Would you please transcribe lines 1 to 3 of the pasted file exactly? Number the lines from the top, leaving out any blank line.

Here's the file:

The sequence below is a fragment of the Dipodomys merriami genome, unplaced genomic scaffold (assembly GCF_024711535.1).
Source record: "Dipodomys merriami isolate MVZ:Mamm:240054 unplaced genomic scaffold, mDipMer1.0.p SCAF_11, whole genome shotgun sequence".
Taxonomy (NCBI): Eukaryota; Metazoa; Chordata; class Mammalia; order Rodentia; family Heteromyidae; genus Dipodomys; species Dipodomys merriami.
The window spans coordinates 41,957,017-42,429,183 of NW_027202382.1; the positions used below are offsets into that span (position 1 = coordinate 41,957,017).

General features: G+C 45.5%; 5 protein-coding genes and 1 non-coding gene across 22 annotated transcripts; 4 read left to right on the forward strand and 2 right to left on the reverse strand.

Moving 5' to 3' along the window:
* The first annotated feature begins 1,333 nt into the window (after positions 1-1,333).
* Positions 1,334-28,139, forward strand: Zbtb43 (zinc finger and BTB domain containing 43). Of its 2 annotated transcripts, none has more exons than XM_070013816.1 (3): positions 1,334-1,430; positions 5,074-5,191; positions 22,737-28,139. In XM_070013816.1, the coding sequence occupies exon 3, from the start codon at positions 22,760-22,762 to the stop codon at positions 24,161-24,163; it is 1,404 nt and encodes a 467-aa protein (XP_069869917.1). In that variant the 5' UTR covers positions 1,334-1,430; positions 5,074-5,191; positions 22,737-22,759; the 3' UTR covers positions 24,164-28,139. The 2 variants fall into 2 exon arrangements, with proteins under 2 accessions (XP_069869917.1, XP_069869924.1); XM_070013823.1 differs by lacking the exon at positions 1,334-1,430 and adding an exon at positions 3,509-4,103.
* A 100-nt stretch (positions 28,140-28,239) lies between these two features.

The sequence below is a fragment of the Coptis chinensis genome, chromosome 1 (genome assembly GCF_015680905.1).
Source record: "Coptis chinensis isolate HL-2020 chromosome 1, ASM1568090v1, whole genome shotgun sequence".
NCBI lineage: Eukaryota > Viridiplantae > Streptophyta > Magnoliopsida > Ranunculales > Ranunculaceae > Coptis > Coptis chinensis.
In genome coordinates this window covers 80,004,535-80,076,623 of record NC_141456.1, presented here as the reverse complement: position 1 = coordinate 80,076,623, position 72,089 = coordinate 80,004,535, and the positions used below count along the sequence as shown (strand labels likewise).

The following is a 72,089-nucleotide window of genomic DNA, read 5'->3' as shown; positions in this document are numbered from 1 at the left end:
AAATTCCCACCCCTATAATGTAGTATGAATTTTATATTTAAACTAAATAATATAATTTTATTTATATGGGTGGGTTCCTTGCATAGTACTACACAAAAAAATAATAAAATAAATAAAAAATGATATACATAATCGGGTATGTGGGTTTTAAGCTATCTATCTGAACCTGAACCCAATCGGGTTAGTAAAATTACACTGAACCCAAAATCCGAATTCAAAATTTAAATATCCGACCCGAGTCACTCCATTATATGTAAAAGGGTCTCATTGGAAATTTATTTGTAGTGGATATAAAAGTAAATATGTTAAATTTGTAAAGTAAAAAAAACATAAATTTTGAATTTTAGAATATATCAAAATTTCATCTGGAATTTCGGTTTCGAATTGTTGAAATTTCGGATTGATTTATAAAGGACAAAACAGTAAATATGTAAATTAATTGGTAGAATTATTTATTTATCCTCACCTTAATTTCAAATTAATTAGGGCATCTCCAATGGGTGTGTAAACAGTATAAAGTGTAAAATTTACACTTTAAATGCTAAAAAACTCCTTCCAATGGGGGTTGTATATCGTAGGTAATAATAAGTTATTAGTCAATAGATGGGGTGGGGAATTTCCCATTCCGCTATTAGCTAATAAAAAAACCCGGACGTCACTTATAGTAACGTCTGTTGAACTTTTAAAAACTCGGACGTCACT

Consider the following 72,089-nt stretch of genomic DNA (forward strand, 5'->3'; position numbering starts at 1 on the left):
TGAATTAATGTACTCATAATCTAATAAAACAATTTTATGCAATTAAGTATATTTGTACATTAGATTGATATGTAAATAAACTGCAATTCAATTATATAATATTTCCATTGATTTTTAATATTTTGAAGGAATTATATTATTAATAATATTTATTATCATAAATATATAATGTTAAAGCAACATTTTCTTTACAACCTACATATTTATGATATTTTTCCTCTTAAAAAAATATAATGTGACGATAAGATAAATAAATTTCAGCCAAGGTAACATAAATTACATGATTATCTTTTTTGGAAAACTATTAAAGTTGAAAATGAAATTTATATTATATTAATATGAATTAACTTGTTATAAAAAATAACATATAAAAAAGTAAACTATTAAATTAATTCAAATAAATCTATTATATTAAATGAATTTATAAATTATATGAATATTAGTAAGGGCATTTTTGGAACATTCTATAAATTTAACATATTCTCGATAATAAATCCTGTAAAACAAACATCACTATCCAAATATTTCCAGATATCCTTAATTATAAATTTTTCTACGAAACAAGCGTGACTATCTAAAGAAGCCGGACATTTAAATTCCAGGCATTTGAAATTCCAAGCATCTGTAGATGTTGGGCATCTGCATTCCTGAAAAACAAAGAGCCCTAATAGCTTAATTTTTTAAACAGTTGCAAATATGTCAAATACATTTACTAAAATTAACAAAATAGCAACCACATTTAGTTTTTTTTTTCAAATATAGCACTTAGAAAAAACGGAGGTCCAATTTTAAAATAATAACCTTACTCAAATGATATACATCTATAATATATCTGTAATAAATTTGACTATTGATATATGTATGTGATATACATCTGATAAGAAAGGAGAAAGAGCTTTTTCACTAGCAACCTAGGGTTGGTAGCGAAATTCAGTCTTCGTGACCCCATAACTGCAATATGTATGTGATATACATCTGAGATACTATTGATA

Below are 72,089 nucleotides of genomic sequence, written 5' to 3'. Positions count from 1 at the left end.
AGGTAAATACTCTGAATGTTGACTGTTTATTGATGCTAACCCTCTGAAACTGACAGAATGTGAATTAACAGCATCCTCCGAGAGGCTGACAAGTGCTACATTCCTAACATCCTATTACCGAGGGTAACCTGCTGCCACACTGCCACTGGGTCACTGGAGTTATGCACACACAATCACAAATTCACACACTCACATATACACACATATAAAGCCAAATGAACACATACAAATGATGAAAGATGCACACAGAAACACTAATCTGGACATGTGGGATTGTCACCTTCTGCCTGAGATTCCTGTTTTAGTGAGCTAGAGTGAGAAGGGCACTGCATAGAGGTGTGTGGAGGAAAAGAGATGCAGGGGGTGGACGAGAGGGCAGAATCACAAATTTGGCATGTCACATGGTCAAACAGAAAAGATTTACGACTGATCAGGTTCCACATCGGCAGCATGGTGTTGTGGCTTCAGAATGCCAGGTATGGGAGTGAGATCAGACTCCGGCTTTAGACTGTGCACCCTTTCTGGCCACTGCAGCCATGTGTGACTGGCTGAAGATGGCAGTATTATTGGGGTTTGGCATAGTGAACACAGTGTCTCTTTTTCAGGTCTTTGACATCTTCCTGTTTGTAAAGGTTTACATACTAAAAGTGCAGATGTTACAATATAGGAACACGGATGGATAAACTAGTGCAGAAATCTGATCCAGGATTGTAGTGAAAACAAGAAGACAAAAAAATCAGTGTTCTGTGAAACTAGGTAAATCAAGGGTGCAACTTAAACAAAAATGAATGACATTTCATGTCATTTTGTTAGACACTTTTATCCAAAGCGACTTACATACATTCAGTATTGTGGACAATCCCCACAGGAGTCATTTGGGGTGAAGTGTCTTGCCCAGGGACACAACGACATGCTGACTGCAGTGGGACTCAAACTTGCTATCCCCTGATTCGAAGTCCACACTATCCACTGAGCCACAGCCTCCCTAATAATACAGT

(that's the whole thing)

The sequence below is a fragment of the Dipodomys merriami genome, unplaced genomic scaffold (assembly GCF_024711535.1).
Source record: "Dipodomys merriami isolate MVZ:Mamm:240054 unplaced genomic scaffold, mDipMer1.0.p SCAF_11, whole genome shotgun sequence".
Taxonomy (NCBI): Eukaryota; Metazoa; Chordata; class Mammalia; order Rodentia; family Heteromyidae; genus Dipodomys; species Dipodomys merriami.